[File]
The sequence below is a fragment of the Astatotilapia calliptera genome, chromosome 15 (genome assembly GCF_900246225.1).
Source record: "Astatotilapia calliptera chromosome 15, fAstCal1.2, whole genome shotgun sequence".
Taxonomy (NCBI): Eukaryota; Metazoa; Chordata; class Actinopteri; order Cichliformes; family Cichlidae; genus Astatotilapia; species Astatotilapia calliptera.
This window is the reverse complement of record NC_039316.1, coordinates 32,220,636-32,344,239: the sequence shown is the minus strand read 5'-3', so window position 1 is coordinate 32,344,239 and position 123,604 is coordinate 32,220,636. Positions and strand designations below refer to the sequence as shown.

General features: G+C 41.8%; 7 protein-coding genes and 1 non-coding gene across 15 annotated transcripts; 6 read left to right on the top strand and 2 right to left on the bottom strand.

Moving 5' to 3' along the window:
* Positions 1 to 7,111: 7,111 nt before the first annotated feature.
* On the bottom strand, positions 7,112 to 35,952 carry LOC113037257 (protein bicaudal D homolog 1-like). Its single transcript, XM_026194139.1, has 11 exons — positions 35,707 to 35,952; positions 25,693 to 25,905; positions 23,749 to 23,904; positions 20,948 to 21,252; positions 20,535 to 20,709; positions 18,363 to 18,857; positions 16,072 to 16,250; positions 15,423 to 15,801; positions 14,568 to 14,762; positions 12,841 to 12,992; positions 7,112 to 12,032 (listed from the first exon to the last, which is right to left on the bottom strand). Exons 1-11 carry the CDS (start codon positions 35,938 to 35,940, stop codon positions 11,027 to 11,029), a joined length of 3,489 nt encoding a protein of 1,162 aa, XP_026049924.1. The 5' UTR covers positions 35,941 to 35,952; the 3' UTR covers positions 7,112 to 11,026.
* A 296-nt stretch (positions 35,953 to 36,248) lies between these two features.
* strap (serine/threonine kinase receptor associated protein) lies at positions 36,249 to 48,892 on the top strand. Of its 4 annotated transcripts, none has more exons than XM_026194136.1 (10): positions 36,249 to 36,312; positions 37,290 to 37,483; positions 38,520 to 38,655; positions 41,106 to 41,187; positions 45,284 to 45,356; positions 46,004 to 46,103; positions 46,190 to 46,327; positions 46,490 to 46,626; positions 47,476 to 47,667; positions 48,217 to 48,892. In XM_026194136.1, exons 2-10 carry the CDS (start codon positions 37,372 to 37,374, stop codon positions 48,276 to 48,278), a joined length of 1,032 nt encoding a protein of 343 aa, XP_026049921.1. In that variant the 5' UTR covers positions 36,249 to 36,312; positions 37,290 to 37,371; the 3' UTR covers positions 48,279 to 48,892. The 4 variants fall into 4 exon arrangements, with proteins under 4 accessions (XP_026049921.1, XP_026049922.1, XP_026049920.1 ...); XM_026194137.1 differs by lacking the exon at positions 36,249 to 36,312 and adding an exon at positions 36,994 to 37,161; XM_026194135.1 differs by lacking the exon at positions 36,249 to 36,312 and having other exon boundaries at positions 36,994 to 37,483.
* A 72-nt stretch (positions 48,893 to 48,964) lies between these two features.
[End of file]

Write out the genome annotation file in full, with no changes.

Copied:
The sequence below is a fragment of the Astatotilapia calliptera genome, chromosome 15 (genome assembly GCF_900246225.1).
Source record: "Astatotilapia calliptera chromosome 15, fAstCal1.2, whole genome shotgun sequence".
Taxonomy (NCBI): Eukaryota; Metazoa; Chordata; class Actinopteri; order Cichliformes; family Cichlidae; genus Astatotilapia; species Astatotilapia calliptera.
This window is the reverse complement of record NC_039316.1, coordinates 32,220,636-32,344,239: the sequence shown is the minus strand read 5'-3', so window position 1 is coordinate 32,344,239 and position 123,604 is coordinate 32,220,636. Positions and strand designations below refer to the sequence as shown.

General features: G+C 41.8%; 7 protein-coding genes and 1 non-coding gene across 15 annotated transcripts; 6 read left to right on the top strand and 2 right to left on the bottom strand.

Moving 5' to 3' along the window:
* Positions 1 to 7,111: 7,111 nt before the first annotated feature.
* On the bottom strand, positions 7,112 to 35,952 carry LOC113037257 (protein bicaudal D homolog 1-like). Its single transcript, XM_026194139.1, has 11 exons — positions 35,707 to 35,952; positions 25,693 to 25,905; positions 23,749 to 23,904; positions 20,948 to 21,252; positions 20,535 to 20,709; positions 18,363 to 18,857; positions 16,072 to 16,250; positions 15,423 to 15,801; positions 14,568 to 14,762; positions 12,841 to 12,992; positions 7,112 to 12,032 (listed from the first exon to the last, which is right to left on the bottom strand). Exons 1-11 carry the CDS (start codon positions 35,938 to 35,940, stop codon positions 11,027 to 11,029), a joined length of 3,489 nt encoding a protein of 1,162 aa, XP_026049924.1. The 5' UTR covers positions 35,941 to 35,952; the 3' UTR covers positions 7,112 to 11,026.
* A 296-nt stretch (positions 35,953 to 36,248) lies between these two features.
* strap (serine/threonine kinase receptor associated protein) lies at positions 36,249 to 48,892 on the top strand. Of its 4 annotated transcripts, none has more exons than XM_026194136.1 (10): positions 36,249 to 36,312; positions 37,290 to 37,483; positions 38,520 to 38,655; positions 41,106 to 41,187; positions 45,284 to 45,356; positions 46,004 to 46,103; positions 46,190 to 46,327; positions 46,490 to 46,626; positions 47,476 to 47,667; positions 48,217 to 48,892. In XM_026194136.1, exons 2-10 carry the CDS (start codon positions 37,372 to 37,374, stop codon positions 48,276 to 48,278), a joined length of 1,032 nt encoding a protein of 343 aa, XP_026049921.1. In that variant the 5' UTR covers positions 36,249 to 36,312; positions 37,290 to 37,371; the 3' UTR covers positions 48,279 to 48,892. The 4 variants fall into 4 exon arrangements, with proteins under 4 accessions (XP_026049921.1, XP_026049922.1, XP_026049920.1 ...); XM_026194137.1 differs by lacking the exon at positions 36,249 to 36,312 and adding an exon at positions 36,994 to 37,161; XM_026194135.1 differs by lacking the exon at positions 36,249 to 36,312 and having other exon boundaries at positions 36,994 to 37,483.
* A 72-nt stretch (positions 48,893 to 48,964) lies between these two features.